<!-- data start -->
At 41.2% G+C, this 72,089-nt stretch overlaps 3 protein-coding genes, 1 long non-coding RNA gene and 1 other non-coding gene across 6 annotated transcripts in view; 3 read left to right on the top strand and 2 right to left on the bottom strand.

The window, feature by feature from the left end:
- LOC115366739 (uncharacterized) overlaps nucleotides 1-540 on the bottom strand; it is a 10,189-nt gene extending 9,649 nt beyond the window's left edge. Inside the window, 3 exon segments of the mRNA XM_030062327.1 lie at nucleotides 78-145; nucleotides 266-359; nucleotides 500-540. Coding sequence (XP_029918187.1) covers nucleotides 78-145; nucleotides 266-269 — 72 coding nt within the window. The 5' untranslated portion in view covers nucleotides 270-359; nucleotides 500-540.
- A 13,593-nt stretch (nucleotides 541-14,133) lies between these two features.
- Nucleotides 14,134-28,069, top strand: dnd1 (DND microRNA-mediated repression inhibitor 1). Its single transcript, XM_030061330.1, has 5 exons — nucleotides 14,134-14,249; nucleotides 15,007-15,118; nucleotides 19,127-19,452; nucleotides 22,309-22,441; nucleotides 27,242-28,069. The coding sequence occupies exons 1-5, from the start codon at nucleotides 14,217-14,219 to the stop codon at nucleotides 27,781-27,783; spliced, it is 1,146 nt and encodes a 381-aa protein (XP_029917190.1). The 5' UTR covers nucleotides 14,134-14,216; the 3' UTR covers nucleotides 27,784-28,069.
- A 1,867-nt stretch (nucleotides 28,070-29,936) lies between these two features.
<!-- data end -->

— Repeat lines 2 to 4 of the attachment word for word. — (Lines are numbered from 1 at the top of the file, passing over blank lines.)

The window, feature by feature from the left end:
- LOC115366739 (uncharacterized) overlaps nucleotides 1-540 on the bottom strand; it is a 10,189-nt gene extending 9,649 nt beyond the window's left edge. Inside the window, 3 exon segments of the mRNA XM_030062327.1 lie at nucleotides 78-145; nucleotides 266-359; nucleotides 500-540. Coding sequence (XP_029918187.1) covers nucleotides 78-145; nucleotides 266-269 — 72 coding nt within the window. The 5' untranslated portion in view covers nucleotides 270-359; nucleotides 500-540.
- A 13,593-nt stretch (nucleotides 541-14,133) lies between these two features.